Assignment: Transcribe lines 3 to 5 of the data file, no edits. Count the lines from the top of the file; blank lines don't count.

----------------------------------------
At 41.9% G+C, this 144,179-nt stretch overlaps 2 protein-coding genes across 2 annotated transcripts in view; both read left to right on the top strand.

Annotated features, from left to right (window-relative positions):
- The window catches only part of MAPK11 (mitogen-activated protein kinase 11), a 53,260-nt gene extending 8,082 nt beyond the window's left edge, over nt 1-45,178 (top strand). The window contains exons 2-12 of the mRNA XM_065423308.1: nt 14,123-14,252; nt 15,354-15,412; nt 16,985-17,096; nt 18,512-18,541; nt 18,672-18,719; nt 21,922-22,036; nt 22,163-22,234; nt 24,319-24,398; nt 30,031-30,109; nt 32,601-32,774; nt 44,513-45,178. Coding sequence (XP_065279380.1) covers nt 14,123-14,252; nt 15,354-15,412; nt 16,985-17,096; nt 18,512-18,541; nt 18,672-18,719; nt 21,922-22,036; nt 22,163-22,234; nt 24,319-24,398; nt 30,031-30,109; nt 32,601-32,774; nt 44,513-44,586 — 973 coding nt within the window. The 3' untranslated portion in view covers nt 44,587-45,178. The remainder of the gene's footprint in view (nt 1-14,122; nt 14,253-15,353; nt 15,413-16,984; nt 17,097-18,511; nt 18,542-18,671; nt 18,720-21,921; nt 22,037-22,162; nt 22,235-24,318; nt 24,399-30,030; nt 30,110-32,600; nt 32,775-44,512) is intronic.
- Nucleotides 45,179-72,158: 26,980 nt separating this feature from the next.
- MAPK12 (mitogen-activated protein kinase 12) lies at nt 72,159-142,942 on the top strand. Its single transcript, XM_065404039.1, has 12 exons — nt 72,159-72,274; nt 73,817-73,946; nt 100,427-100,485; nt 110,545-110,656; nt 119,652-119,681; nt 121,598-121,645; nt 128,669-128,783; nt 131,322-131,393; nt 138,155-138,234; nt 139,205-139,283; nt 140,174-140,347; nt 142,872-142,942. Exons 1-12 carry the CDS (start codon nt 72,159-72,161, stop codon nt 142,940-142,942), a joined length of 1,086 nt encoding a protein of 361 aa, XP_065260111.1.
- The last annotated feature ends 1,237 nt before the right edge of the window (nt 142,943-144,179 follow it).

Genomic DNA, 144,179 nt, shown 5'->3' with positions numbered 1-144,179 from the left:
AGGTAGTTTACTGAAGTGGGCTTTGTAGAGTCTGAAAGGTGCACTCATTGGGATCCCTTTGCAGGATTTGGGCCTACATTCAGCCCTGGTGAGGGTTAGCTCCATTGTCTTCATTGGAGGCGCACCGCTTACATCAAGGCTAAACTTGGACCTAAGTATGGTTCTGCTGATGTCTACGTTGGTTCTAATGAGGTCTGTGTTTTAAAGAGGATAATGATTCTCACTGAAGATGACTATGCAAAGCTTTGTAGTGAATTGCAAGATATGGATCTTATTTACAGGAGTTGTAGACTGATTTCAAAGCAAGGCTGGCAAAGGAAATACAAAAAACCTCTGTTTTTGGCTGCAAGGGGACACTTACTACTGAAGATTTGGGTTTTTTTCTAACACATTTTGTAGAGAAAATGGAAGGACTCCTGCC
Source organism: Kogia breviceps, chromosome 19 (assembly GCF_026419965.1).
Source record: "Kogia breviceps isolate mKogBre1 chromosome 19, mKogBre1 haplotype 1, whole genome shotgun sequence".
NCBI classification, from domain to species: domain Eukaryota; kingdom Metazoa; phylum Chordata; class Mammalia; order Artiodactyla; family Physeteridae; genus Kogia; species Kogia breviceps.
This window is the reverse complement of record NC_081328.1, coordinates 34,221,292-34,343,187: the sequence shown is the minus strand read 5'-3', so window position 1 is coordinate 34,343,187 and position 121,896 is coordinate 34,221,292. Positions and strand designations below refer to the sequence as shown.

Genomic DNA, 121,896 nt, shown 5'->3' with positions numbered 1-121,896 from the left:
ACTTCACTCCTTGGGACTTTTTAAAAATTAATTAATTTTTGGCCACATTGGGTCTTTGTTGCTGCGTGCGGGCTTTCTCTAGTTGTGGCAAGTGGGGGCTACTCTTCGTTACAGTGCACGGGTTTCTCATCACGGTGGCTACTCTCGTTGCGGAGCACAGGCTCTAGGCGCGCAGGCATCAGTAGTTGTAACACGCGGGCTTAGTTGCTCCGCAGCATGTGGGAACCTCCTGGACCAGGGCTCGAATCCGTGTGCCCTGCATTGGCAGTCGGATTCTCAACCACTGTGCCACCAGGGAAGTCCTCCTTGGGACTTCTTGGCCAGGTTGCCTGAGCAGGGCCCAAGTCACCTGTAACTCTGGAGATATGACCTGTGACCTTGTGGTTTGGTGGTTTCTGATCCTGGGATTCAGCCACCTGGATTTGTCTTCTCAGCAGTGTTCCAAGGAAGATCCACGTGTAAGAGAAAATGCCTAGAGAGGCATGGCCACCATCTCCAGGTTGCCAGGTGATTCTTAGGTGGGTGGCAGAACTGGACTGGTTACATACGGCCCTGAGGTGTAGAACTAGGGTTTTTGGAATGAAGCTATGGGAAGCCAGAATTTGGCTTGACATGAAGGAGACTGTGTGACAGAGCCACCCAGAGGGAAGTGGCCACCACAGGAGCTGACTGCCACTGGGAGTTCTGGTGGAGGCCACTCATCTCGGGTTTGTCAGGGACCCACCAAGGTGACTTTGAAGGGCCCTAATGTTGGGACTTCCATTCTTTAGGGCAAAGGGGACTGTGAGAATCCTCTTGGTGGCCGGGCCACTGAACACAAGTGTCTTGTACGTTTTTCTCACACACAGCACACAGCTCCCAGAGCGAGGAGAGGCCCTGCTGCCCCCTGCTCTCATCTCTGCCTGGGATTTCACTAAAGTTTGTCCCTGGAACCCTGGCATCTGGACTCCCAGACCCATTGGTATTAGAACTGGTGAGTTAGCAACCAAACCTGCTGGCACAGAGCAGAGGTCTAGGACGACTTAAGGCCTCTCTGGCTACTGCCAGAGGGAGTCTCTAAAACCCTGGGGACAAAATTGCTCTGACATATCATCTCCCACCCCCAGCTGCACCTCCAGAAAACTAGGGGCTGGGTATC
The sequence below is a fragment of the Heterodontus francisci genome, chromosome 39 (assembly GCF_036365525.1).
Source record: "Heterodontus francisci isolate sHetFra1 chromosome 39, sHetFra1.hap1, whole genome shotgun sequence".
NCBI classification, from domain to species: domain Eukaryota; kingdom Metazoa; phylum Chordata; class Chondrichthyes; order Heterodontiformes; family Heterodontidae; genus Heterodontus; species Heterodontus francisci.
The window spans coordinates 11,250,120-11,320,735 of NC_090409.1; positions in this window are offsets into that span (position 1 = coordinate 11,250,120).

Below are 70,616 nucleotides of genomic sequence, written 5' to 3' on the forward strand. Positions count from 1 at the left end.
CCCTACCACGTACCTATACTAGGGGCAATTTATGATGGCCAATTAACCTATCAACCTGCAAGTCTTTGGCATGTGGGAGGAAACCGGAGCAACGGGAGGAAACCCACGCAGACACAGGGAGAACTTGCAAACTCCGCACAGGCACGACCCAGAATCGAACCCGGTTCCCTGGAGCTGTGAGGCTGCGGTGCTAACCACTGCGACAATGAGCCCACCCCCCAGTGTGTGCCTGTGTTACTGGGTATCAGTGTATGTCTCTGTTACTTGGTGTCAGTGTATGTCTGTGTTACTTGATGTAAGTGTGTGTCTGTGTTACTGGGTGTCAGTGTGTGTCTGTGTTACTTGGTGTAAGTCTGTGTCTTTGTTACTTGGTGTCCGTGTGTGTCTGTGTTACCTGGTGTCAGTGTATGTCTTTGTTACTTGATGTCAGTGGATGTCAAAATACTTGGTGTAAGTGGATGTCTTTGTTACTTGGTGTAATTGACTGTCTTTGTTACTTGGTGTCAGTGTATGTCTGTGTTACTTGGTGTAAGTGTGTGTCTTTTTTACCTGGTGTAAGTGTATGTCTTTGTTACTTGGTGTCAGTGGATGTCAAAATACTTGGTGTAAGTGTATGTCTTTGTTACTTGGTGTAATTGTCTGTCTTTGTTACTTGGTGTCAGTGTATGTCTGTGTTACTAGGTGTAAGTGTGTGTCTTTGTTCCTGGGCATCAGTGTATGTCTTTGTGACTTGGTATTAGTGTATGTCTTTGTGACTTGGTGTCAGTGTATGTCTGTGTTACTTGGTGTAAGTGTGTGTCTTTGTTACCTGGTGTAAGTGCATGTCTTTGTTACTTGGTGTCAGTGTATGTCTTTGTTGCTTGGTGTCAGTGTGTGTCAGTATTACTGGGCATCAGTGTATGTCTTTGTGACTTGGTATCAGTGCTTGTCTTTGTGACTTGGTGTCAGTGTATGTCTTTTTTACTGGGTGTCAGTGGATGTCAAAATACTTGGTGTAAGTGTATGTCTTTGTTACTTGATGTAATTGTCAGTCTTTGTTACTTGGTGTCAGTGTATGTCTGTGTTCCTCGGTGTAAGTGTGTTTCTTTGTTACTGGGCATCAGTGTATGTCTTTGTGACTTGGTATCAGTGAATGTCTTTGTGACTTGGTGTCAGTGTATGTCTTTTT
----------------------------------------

- The window catches only part of MAPK11 (mitogen-activated protein kinase 11), a 53,260-nt gene extending 8,082 nt beyond the window's left edge, over nt 1-45,178 (top strand). The window contains exons 2-12 of the mRNA XM_065423308.1: nt 14,123-14,252; nt 15,354-15,412; nt 16,985-17,096; nt 18,512-18,541; nt 18,672-18,719; nt 21,922-22,036; nt 22,163-22,234; nt 24,319-24,398; nt 30,031-30,109; nt 32,601-32,774; nt 44,513-45,178. Coding sequence (XP_065279380.1) covers nt 14,123-14,252; nt 15,354-15,412; nt 16,985-17,096; nt 18,512-18,541; nt 18,672-18,719; nt 21,922-22,036; nt 22,163-22,234; nt 24,319-24,398; nt 30,031-30,109; nt 32,601-32,774; nt 44,513-44,586 — 973 coding nt within the window. The 3' untranslated portion in view covers nt 44,587-45,178. The remainder of the gene's footprint in view (nt 1-14,122; nt 14,253-15,353; nt 15,413-16,984; nt 17,097-18,511; nt 18,542-18,671; nt 18,720-21,921; nt 22,037-22,162; nt 22,235-24,318; nt 24,399-30,030; nt 30,110-32,600; nt 32,775-44,512) is intronic.
- Nucleotides 45,179-72,158: 26,980 nt separating this feature from the next.
- MAPK12 (mitogen-activated protein kinase 12) lies at nt 72,159-142,942 on the top strand. Its single transcript, XM_065404039.1, has 12 exons — nt 72,159-72,274; nt 73,817-73,946; nt 100,427-100,485; nt 110,545-110,656; nt 119,652-119,681; nt 121,598-121,645; nt 128,669-128,783; nt 131,322-131,393; nt 138,155-138,234; nt 139,205-139,283; nt 140,174-140,347; nt 142,872-142,942. Exons 1-12 carry the CDS (start codon nt 72,159-72,161, stop codon nt 142,940-142,942), a joined length of 1,086 nt encoding a protein of 361 aa, XP_065260111.1.